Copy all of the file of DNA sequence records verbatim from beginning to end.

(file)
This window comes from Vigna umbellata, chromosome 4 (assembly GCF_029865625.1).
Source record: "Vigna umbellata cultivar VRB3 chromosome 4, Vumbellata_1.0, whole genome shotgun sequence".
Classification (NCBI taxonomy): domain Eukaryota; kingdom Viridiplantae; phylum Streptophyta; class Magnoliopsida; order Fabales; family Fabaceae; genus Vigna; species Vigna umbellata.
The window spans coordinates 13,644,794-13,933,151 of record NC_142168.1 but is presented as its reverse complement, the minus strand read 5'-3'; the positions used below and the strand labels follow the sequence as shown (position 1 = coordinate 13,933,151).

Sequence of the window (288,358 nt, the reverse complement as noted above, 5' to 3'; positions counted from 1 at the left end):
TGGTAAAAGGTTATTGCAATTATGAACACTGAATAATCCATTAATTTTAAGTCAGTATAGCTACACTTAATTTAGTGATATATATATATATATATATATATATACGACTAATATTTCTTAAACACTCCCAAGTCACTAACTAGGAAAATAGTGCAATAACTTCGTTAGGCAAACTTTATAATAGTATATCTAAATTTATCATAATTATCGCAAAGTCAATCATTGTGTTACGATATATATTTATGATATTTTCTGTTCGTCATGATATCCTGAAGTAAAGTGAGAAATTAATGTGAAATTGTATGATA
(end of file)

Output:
This window comes from Vigna umbellata, chromosome 4 (assembly GCF_029865625.1).
Source record: "Vigna umbellata cultivar VRB3 chromosome 4, Vumbellata_1.0, whole genome shotgun sequence".
Classification (NCBI taxonomy): domain Eukaryota; kingdom Viridiplantae; phylum Streptophyta; class Magnoliopsida; order Fabales; family Fabaceae; genus Vigna; species Vigna umbellata.
The window spans coordinates 13,644,794-13,933,151 of record NC_142168.1 but is presented as its reverse complement, the minus strand read 5'-3'; the positions used below and the strand labels follow the sequence as shown (position 1 = coordinate 13,933,151).

Sequence of the window (288,358 nt, the reverse complement as noted above, 5' to 3'; positions counted from 1 at the left end):
TGGTAAAAGGTTATTGCAATTATGAACACTGAATAATCCATTAATTTTAAGTCAGTATAGCTACACTTAATTTAGTGATATATATATATATATATATATATATACGACTAATATTTCTTAAACACTCCCAAGTCACTAACTAGGAAAATAGTGCAATAACTTCGTTAGGCAAACTTTATAATAGTATATCTAAATTTATCATAATTATCGCAAAGTCAATCATTGTGTTACGATATATATTTATGATATTTTCTGTTCGTCATGATATCCTGAAGTAAAGTGAGAAATTAATGTGAAATTGTATGATA